Ode VI by Frances Moore Brooke

Why will dear Aminta find
Ills beyond the present Hour?
Why torment her gentle Mind,
With malicious Fortune’s Power?
To Fate belongs Tomorrow’s Dawn,
But let To-day be all our own.

While ’tis given to hear thy Voice
Breathe the Softness of thy Soul,
Let us, dearest Maid, rejoice,
Let us fill the sprightly Bowl;
And whispering low the favor’d Youth,
Commend his Tenderness and Truth.

Wherefore does thy fading Cheek
Speak the Doubt, the tender Fear?
Why that faint Effort to speak?
Tell me, why that starting Tear?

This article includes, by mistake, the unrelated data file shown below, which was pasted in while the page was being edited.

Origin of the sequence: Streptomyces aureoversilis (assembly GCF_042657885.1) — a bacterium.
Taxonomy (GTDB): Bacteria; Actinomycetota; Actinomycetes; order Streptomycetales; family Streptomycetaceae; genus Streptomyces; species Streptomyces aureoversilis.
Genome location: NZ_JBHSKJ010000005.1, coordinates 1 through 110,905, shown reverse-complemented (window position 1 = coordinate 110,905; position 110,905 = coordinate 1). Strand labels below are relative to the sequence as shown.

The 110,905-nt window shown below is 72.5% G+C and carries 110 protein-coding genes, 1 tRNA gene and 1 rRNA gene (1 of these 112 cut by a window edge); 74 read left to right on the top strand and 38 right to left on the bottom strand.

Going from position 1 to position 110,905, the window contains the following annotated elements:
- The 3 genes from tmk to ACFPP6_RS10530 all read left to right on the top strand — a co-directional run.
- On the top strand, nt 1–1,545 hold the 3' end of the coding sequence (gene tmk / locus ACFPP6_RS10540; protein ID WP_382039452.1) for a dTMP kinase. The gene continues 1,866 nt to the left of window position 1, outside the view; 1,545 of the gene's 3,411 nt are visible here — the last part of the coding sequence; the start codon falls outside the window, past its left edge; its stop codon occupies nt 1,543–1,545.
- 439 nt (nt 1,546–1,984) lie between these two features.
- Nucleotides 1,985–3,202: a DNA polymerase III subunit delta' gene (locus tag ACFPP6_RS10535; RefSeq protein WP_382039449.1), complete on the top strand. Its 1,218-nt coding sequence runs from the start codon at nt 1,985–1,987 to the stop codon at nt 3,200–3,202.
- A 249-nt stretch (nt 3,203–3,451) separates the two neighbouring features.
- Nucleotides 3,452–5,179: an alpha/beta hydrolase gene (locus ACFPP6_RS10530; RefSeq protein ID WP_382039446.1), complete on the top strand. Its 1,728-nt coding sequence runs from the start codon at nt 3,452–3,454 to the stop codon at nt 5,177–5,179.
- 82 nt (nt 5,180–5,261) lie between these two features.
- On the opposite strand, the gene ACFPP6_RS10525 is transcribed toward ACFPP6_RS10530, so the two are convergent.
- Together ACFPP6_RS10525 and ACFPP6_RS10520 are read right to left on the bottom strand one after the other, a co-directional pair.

Does Damon slight thy gentle Chain,
And sigh for Rhodope again?

Ah! too plain that streaming Eye
Speaks my lov’d Aminta’s Pain:
Vain the Voice of festive Joy,
Sorrow waits the Lover’s Train:
Too weak, Alas! the powerful Bowl
To cure this Sickness of the Soul.

From: Brooke, Mrs., Virginia, a Tragedy; with Odes, Pastorals, and Translations, 2009, University of Michigan Library: Ann Arbor, Michigan, pp. 147-148.

Date: 1756

By: Frances Moore Brooke (1724-1789)


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